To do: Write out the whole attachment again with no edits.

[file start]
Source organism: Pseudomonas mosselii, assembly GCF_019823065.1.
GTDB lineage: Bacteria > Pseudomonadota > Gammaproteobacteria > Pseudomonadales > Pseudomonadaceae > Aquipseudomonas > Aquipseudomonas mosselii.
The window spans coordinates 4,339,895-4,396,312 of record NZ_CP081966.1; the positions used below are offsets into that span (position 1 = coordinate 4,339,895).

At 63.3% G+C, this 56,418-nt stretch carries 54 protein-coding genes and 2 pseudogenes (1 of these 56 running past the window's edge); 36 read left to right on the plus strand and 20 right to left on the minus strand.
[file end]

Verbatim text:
Source organism: Pseudomonas mosselii, assembly GCF_019823065.1.
GTDB lineage: Bacteria > Pseudomonadota > Gammaproteobacteria > Pseudomonadales > Pseudomonadaceae > Aquipseudomonas > Aquipseudomonas mosselii.
The window spans coordinates 4,339,895-4,396,312 of record NZ_CP081966.1; the positions used below are offsets into that span (position 1 = coordinate 4,339,895).

At 63.3% G+C, this 56,418-nt stretch carries 54 protein-coding genes and 2 pseudogenes (1 of these 56 running past the window's edge); 36 read left to right on the plus strand and 20 right to left on the minus strand.